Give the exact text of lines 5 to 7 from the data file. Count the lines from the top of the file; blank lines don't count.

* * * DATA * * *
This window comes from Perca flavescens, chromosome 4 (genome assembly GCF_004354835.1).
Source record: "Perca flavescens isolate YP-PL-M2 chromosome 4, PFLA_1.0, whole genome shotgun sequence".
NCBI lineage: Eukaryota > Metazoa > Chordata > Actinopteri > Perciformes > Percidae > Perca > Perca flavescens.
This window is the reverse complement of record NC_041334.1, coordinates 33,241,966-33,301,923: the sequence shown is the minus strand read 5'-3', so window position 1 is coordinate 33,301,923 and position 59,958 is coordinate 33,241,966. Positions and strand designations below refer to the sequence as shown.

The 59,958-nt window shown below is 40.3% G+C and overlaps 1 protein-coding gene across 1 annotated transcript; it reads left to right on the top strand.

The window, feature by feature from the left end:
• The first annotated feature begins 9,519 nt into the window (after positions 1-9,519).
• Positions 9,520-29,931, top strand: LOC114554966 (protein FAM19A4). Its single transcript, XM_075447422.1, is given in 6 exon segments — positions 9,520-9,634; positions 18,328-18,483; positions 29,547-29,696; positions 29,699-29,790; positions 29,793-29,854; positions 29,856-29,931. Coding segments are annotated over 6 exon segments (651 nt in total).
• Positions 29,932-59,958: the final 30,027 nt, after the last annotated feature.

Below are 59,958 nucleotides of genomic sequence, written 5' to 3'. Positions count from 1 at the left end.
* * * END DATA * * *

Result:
The 59,958-nt window shown below is 40.3% G+C and overlaps 1 protein-coding gene across 1 annotated transcript; it reads left to right on the top strand.

The window, feature by feature from the left end:
• The first annotated feature begins 9,519 nt into the window (after positions 1-9,519).